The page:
Polo's no game for dainty princesses


Kelsey Nussenfeld and a few of her friends are ready to rumble.

They climb on horses and gallop up and down the arena field, kicking up clouds of dust as they go. Much like hockey players chasing a puck, the teens whack their long mallets at a grapefruit-sized ball and try to keep from being smashed into the wall or trampled by their teammates.

Polo, the ancient equine sport, is alive and well in Baltimore County. And as these ladies will tell you: It's not a dainty pastime like croquet.

"It's not all prim and proper," says Kelly Wells, coach of the Maryland Polo Club's collegiate team. "People are often shocked that the sport is still played. They say, 'Water polo?' I have to say, 'No, polo with horses,' all the time."

In fact, Wells says, polo has gained popularity among teenagers in the more affluent exurbs of Maryland, areas such as northern Baltimore County, where people are familiar with such rituals as foxhunts and steeplechases.

The Maryland Polo Club's four-member interscholastic team coached by Wells is also gaining recognition nationally. In February, the team won the National Women's Interscholastic Championship in Connecticut. This month, the team traveled to Fort Worth, Texas, to compete in the U.S. Polo Association's Interscholastic National Championship.

Although the team didn't win, Wells' squads are "very athletic," says Ed Armstrong, the U.S. Polo Association's director of tournaments, clubs and membership. "They're a good, strong team," he says, adding that they were the only all-female team to compete in the otherwise co-ed national championship this year.

Wells played polo at Cornell University and owns Marlan Farms in Monkton with her husband, Trevor, who helps her coach and teach polo lessons. The couple has 24 polo horses and a 220-foot-long indoor polo arena at the 53-acre farm, where they also board horses and give riding lessons.

Although the "Game of Kings" has a reputation of being exclusive, it's not necessary to own a horse to play, and most of the players ride the Wellses' horses. The team practices twice a week in the evening.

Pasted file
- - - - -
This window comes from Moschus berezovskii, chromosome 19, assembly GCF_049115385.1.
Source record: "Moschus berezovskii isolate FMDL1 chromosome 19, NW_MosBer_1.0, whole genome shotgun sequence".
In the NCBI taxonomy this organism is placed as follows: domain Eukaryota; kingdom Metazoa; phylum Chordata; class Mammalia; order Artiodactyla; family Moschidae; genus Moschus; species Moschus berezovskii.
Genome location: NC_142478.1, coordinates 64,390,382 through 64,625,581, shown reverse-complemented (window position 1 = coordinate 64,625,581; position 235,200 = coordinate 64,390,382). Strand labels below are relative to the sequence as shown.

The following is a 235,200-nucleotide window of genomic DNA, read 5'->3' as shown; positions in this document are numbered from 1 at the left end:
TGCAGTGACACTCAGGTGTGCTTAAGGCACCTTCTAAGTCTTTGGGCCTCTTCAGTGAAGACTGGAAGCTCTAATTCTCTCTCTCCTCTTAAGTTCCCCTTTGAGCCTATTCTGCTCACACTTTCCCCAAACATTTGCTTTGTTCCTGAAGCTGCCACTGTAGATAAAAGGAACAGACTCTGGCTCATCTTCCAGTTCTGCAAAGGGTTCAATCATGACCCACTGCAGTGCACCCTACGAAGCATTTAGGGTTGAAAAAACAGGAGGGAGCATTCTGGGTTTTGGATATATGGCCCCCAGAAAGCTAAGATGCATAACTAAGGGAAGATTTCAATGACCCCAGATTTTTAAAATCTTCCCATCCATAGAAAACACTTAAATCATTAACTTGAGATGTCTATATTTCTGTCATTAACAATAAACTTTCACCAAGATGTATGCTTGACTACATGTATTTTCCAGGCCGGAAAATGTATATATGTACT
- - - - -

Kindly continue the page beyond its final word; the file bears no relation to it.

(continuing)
In addition to the varsity girls team, the Wellses also coach a boys high school team and junior league team.

On this night, Wells has her players scrimmage. The play is fast and furious -- and loud. The girls call out to teammates over the pounding of hoofs as Wells yells instructions.

Three players fall from their mounts, which Wells says is an unusually high number. No one is hurt.

It is a particularly long practice and lasts more than an hour. A regulation game is divided into four quarters that each last seven minutes, 30 seconds.

Nationwide, about 50 high school-level polo teams are affiliated with the U.S. Polo Association, according to Armstrong. The numbers of females and students playing seem to be especially growing, he says.

But in Maryland, there are only two high-school-level polo teams: Wells' team and one at Garrison Forest School, an all-girls private school in Owings Mills where Wells once coached.

The teams regularly travel to other states to compete. But, says Lissa Green, the polo coach at Garrison Forest, "It's nice to have two programs so close together with strong teams to enhance each other."

Depending on the season, there are 35 to 50 polo players at the school, Green says.

"I'm not sure why it's happening now, but we're seeing it grow all over the country," Green says.

The sport seems to attract young women and men who tried showing horses in riding competitions but missed the competition of team sports, Wells says.

Courtney Asdourian, a 16-year- old sophomore at Garrison Forest School, is one such polo player. She has been riding since elementary school, but "I got tired of doing the horse show thing."

"You ride to look pretty," says Asdourian. In polo, she rides to score.

"It's a very physical sport," says Nussenfeld, a 16-year-old junior at Dulaney High School. "It's fast. And it's fun."


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